It is no secret that governments around the world have become obsessed with massive subsidies for wind power. Of course, the reason why it must be subsidized is because no rational utility company would choose such an inefficient source for generating its electricity. But the costs go way beyond the subsidies, which tend to be hidden in taxes that people pay and regulations. These costs also come out more overtly in the form of higher utility rates. Even the subsidies are not enough to make wind power competitive with natural gas and coal. This is why, in North Carolina, for example, the state has imposed a mandatory renewable portfolio standard, which forces utilities, and therefore customers, to purchase wind generated electricity. This amounts to a huge corporate welfare giveaway to the wind power industry, which would barely exist without the subsidies and the coerced purchases of their output.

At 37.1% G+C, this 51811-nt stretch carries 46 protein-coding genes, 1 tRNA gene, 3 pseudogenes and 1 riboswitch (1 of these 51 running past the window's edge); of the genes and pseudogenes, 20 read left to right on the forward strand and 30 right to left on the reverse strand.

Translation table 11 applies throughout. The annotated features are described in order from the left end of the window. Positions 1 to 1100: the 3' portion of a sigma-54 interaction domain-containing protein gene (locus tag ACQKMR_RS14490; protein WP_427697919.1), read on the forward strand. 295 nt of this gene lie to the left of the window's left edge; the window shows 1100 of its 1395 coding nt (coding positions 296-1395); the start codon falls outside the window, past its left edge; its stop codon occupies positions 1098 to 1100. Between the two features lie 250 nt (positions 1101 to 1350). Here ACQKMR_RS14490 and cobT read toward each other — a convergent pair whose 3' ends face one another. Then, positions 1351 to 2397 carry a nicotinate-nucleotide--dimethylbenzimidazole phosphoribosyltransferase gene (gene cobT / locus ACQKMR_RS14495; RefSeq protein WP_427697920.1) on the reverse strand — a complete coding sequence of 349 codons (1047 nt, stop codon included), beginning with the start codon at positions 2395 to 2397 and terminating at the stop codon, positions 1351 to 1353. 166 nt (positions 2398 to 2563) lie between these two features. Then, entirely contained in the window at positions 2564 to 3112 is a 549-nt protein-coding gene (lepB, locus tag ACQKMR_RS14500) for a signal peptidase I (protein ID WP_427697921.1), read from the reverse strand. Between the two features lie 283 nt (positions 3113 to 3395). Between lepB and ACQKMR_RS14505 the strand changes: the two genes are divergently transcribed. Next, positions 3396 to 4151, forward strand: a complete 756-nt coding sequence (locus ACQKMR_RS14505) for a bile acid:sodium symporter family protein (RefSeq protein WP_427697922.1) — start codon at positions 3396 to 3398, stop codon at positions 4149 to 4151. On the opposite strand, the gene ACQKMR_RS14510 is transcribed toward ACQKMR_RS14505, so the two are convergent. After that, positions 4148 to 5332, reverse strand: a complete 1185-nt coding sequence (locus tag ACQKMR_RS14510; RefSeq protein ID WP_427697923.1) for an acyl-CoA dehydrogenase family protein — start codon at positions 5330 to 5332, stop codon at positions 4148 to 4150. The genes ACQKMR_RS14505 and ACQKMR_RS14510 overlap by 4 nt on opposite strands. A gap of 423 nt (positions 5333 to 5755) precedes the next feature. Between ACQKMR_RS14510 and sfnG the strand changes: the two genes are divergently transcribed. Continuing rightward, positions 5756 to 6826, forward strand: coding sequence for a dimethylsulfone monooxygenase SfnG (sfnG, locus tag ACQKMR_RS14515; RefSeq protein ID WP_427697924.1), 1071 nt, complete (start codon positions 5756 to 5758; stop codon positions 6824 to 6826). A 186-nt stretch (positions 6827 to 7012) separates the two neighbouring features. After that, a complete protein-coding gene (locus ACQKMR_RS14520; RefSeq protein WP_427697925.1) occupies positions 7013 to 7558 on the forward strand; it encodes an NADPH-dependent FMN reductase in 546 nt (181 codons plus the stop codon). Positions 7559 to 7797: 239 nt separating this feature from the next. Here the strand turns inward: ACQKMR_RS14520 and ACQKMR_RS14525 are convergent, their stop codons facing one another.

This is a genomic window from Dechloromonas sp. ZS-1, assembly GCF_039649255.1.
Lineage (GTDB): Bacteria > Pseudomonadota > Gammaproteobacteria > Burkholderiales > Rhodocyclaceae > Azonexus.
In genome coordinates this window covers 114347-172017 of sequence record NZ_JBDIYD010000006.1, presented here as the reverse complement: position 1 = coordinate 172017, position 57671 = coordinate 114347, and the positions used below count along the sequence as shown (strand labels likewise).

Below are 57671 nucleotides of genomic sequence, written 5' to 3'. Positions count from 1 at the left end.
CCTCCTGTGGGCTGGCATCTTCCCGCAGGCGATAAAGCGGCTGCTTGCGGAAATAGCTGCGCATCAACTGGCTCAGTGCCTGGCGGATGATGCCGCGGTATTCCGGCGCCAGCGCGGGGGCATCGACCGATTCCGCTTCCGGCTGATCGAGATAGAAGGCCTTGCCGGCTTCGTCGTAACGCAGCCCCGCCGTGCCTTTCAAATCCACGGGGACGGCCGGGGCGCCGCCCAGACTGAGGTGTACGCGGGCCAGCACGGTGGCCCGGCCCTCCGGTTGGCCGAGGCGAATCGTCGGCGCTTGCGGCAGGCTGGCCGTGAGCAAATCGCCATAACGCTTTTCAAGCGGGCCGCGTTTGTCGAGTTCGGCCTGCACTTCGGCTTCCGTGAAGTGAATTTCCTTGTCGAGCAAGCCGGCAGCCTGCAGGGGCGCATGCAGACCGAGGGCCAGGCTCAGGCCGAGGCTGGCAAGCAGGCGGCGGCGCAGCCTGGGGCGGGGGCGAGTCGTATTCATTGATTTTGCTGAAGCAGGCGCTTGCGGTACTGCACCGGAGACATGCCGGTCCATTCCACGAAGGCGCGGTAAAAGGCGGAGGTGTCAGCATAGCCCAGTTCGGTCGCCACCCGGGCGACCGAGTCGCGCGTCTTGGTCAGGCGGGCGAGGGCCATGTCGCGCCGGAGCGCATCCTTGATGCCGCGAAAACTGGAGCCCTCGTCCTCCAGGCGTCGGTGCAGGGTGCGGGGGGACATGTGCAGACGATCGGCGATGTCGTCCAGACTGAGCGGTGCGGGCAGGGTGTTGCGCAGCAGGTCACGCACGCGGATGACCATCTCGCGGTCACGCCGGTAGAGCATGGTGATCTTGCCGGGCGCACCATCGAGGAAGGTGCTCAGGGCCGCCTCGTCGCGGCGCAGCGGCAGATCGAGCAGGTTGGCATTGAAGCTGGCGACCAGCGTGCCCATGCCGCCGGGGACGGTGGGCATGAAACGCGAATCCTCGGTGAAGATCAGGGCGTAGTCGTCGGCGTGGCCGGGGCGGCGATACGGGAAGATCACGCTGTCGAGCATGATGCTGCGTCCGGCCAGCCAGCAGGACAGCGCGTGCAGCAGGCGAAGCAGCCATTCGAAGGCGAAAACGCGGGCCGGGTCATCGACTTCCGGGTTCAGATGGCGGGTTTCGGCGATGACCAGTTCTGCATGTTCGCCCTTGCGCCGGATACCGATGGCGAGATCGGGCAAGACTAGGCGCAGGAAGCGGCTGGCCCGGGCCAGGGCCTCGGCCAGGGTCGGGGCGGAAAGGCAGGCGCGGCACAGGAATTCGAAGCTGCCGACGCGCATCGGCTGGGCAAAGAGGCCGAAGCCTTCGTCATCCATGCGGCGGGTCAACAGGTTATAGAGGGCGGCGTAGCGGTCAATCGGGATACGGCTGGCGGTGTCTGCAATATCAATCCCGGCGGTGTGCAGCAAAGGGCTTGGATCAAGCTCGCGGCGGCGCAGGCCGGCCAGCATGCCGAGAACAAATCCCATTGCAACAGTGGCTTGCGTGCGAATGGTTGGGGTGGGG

Now there is a new study out of Great Britain which looks at how much wind subsidies and the forced use of wind power in that country will cost electricity customers annually in their electric bills alone, and it’s not chump change. The additional costs in electric bills for the typical British household due to wind power is estimated to be about 300 pounds or the equivalent of about $580 a year at current exchange rates over the next 7 to 8 years. Professor Gordon Hughes of National University concludes the following:

…by 2020 domestic electricity bills will have risen by up to 58 per cent under plans for a huge increase in the number of onshore and offshore wind turbines…family electricity bills will rise to nearly 850 pounds a year from their current 528 pounds to pay for wind power technology.